Supporting two dialects in one classroom


To begin with, I have to clarify our notion of bidialectalism. Sometimes teachers complain about this notion and they say, ‘I can’t teach two dialects in my class, I can’t speak two dialects in my class’. And that’s true, there is a difference between bilingual education, where a teacher will speak two languages, and bidialectal education.

Bidialectal education simply is in favour of giving the chance and providing opportunities for students to develop competence in both the home variety of the language that they speak, as well as the one that they are supposed to learn at school, becoming bidialectal. So again it’s not for the teachers to teach, but to support, to provide scaffolding if you like, for students to be able to develop these two, competence in these two varieties, and to be able to make informed choices when to use what, because the most natural situation for a bidialectal speaker is to switch between the dialects depending on the context, depending on the person with whom you are talking. So if you are talking to your grandparents, probably it’s more appropriate to switch to Aboriginal English. If you’re at school writing an essay, it's more appropriate to use the Standard Australian English that you’re learning at school.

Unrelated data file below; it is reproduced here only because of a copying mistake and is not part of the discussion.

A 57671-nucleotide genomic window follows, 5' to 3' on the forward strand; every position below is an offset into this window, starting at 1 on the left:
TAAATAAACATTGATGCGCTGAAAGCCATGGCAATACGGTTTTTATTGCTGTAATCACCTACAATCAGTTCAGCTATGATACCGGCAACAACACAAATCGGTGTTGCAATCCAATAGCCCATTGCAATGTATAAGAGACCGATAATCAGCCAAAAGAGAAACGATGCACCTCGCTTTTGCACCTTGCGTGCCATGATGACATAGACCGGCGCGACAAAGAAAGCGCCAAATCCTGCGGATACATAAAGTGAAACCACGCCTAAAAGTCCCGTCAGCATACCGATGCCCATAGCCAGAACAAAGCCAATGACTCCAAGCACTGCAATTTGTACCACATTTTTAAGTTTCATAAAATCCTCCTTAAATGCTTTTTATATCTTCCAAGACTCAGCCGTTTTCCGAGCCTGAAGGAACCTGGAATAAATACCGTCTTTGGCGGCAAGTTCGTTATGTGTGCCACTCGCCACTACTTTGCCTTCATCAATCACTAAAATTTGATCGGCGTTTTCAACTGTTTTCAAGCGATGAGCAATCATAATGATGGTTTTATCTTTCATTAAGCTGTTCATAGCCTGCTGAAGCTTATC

So it’s about, again as I said, the opportunities to be provided for these students to develop competencies in both varieties of the language.

And by empowering the children, and by supporting them and acknowledging their first dialect, they would be in a much better situation and they would be much better supported to learn, and they would be more willing and open to learn, the second variety, which is the Standard Australian English, than when you say ‘Oh, your first language is bad and wrong, now I’m going to give you something’. So you are actually challenging, as we have been talking about, their identity and who they are and who their family is in terms of their linguistic capacities.

So this is what we mean by bidialectal education, again as I said, and that would be through classroom situations, where teachers would provide opportunities for students to be aware of the differences between the two dialects and that’s not only for these students, but that would be good for other students to learn about dialectal variations. It’s actually kind of a resource in their classes.